U A B C O M P R E H E N S I V E C A N C E R C E N T E R 13

that concept in mind, he left suburban New

Jersey for the mountains of North Carolina,

where he received his bachelor’s degree in

chemistry from Duke University. Following

that, he received his M.D. from the George

Washington University School of Medicine

in Washington, D.C.

It was during his time at George

Washington that Dr. Whitley got the

opportunity to come to UAB. “While I was

in medical school, I had taken care of a baby

with several conditions caused by cytomega-

lovirus (part of the herpes viral group) infec-

tion,” he recalls. “The question I posed to

myself was, ‘Why would a woman transmit

this infection to the fetus in utero, when the

uterus should be the most protected environ-

ment for the child?’”

One of the leading experts trying to

answer that same question was Charles

Alford, M.D., the head of the Division of

Pediatric Infectious Diseases at UAB. Dr.

Whitley joined Dr. Alford for a six-month

research project and then returned after

graduation to complete his internship, resi-

dency and fellowship. Dr. Whitley would

end up staying at UAB, eventually joining

the faculty in 1976. “I never, ever thought

that I would be living in Birmingham,

Alabama,” he says. “But it turns out that

UAB, Birmingham and Alabama are

incredibly well-kept secrets.”

A SHIFT IN FOCUS During Dr. Whitley’s fellowship, his

research focus made a slight shift—one that

would ultimately define his career for the

next four decades. He turned toward the

research and development of antiviral drugs.

“I realized very early that in medicine,

most people take care of a limited number

of patients in their practice, but it’s research

where you can do more for the greater good

of mankind,” Dr. Whitley says.

Since 1973, Dr. Whitley has been

involved in the identification and testing of

novel antiviral drugs from both the pharma-

cokinetic and pharmacodynamics standpoint

in targeted patient populations. His research

also has expanded to include proof-of-princi-

ple studies in controlled clinical trials, which

has been particularly rewarding for him.

“When you do clinical trials that

establish the best practices for the care of

patients, then you’re really helping a larger

number of individuals,” he says. “With our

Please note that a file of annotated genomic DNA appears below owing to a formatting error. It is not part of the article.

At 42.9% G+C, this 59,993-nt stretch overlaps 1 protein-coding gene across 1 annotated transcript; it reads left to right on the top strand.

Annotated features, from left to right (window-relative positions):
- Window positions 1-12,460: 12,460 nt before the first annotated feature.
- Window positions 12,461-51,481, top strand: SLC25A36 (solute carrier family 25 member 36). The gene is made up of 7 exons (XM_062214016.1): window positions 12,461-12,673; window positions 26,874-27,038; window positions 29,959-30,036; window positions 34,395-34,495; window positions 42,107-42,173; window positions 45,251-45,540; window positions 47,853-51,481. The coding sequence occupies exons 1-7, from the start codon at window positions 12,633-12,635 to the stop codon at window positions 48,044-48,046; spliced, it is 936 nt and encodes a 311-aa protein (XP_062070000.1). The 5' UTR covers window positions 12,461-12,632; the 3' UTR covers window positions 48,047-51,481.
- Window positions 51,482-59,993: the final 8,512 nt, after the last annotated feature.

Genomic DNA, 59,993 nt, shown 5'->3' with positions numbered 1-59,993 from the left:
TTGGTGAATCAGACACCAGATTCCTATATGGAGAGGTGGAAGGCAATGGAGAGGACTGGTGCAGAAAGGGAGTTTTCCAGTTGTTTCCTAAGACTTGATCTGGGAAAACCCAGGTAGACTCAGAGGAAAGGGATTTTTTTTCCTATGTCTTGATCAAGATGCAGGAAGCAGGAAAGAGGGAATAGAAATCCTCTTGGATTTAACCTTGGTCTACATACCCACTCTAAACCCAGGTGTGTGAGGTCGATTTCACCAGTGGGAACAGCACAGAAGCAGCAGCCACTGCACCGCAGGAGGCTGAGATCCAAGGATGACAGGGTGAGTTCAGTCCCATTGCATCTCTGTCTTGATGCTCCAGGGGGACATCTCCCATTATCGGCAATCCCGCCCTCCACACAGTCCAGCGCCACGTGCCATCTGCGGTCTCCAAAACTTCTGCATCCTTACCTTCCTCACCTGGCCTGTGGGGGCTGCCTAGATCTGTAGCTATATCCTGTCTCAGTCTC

studies, especially our antiviral trials, we’ve

defined the standard of care for at least half

a dozen disease entities.” That list includes

diseases such as herpes simplex encephalitis,

neonatal herpes and, most recently, RSV

(respiratory syncytial virus) disease in bone

marrow transplant recipients.

Dr. Whitley’s work in virology has

produced promising results for both UAB

and the Comprehensive Cancer Center.

He shares a grant with the Cancer Center’s

neuro-oncology team to study the effects of

using a genetically engineered version of the

herpes simplex virus to treat glioblastomas,

the most deadly type of brain tumor. “It’s

been a fascinating approach to use viruses

that would normally kill someone if injected

into the brain and instead using those virus-

es for therapeutic purposes,” he says.

Dr. Whitley also is heavily involved in

UAB’s drug discovery programs. His work

with Birmingham’s Southern Research

Institute (SRI) eventually led to the forma-

tion of the new Alabama Drug Discovery

Alliance (see cover story), which aims to

garner and cultivate research funds from

UAB and SRI for drug discovery and devel-


A HELPFUL REWARD While Dr. Whitley never saw him-

self living in Alabama, he has made

Birmingham his home and feels no urge

to go elsewhere. “I’ve had chances to go to

other places, but the grass is not necessarily

greener on the other side of the fence,” he

says. “UAB has been a wonderful place to

be. The people, the environment—I could

never replace my colleagues.”

One of the things that Dr. Whitley

enjoys most about his job is the people he

works with. “I treasure the people in my

office. I don’t think you could find a bet-

ter group of people,” he says. “The people

at the Cancer Center are among the best

of the best—and always have been. From

my perspective, it’s centers such as the

Comprehensive Cancer Center that make

UAB the institution that it is.”

Over a 40-year career, Dr. Whitley

has celebrated many accomplishments and

milestones. Among those are his chil-

dren: Kevin, a fellow in child psychiatry at

UAB; Christopher, an architect; and twins

Jennifer, a project manager in New York,

and Katherine, a graduate student in nurs-

ing at the University of California-San


In addition to his research, Dr. Whitley

still treats patients through Children’s

Hospital of Alabama. In his limited spare

time, he enjoys fly-fishing, which has taken

him to places from Iceland to Alaska, where

he once caught a 30-inch rainbow trout.

Ultimately, it’s the importance of his

work that motivates Dr. Whitley. “All of our

studies are directed toward targets that will

help improve people’s lives,” he says. “If I’m

helping people at the end of the day, that’s

probably the most important thing for me.

That’s what I enjoy the most.”